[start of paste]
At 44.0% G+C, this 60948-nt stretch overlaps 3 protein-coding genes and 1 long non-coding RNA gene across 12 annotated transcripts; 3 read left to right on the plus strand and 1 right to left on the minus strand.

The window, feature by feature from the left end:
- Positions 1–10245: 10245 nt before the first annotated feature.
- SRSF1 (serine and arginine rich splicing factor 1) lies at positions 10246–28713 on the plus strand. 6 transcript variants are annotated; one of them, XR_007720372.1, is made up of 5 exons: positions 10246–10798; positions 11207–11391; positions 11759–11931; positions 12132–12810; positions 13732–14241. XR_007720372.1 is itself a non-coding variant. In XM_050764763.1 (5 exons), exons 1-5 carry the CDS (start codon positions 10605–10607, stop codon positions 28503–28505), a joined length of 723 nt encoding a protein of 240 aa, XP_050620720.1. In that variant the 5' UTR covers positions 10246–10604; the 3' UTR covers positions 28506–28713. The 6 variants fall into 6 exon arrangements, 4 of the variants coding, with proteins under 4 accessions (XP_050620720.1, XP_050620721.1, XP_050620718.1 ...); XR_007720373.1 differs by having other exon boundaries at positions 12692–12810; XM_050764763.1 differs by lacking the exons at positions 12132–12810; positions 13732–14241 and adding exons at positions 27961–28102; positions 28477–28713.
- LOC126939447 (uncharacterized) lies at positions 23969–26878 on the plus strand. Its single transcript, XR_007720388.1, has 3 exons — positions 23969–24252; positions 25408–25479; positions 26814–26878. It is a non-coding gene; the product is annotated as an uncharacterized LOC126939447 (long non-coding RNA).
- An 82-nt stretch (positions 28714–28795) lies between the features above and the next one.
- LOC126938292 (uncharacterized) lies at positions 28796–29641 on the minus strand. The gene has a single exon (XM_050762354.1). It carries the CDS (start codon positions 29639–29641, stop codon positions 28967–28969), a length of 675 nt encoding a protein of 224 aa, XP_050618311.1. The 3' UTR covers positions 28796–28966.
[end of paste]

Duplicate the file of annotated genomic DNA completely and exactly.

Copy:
At 44.0% G+C, this 60948-nt stretch overlaps 3 protein-coding genes and 1 long non-coding RNA gene across 12 annotated transcripts; 3 read left to right on the plus strand and 1 right to left on the minus strand.

The window, feature by feature from the left end:
- Positions 1–10245: 10245 nt before the first annotated feature.
- SRSF1 (serine and arginine rich splicing factor 1) lies at positions 10246–28713 on the plus strand. 6 transcript variants are annotated; one of them, XR_007720372.1, is made up of 5 exons: positions 10246–10798; positions 11207–11391; positions 11759–11931; positions 12132–12810; positions 13732–14241. XR_007720372.1 is itself a non-coding variant. In XM_050764763.1 (5 exons), exons 1-5 carry the CDS (start codon positions 10605–10607, stop codon positions 28503–28505), a joined length of 723 nt encoding a protein of 240 aa, XP_050620720.1. In that variant the 5' UTR covers positions 10246–10604; the 3' UTR covers positions 28506–28713. The 6 variants fall into 6 exon arrangements, 4 of the variants coding, with proteins under 4 accessions (XP_050620720.1, XP_050620721.1, XP_050620718.1 ...); XR_007720373.1 differs by having other exon boundaries at positions 12692–12810; XM_050764763.1 differs by lacking the exons at positions 12132–12810; positions 13732–14241 and adding exons at positions 27961–28102; positions 28477–28713.
- LOC126939447 (uncharacterized) lies at positions 23969–26878 on the plus strand. Its single transcript, XR_007720388.1, has 3 exons — positions 23969–24252; positions 25408–25479; positions 26814–26878. It is a non-coding gene; the product is annotated as an uncharacterized LOC126939447 (long non-coding RNA).
- An 82-nt stretch (positions 28714–28795) lies between the features above and the next one.
- LOC126938292 (uncharacterized) lies at positions 28796–29641 on the minus strand. The gene has a single exon (XM_050762354.1). It carries the CDS (start codon positions 29639–29641, stop codon positions 28967–28969), a length of 675 nt encoding a protein of 224 aa, XP_050618311.1. The 3' UTR covers positions 28796–28966.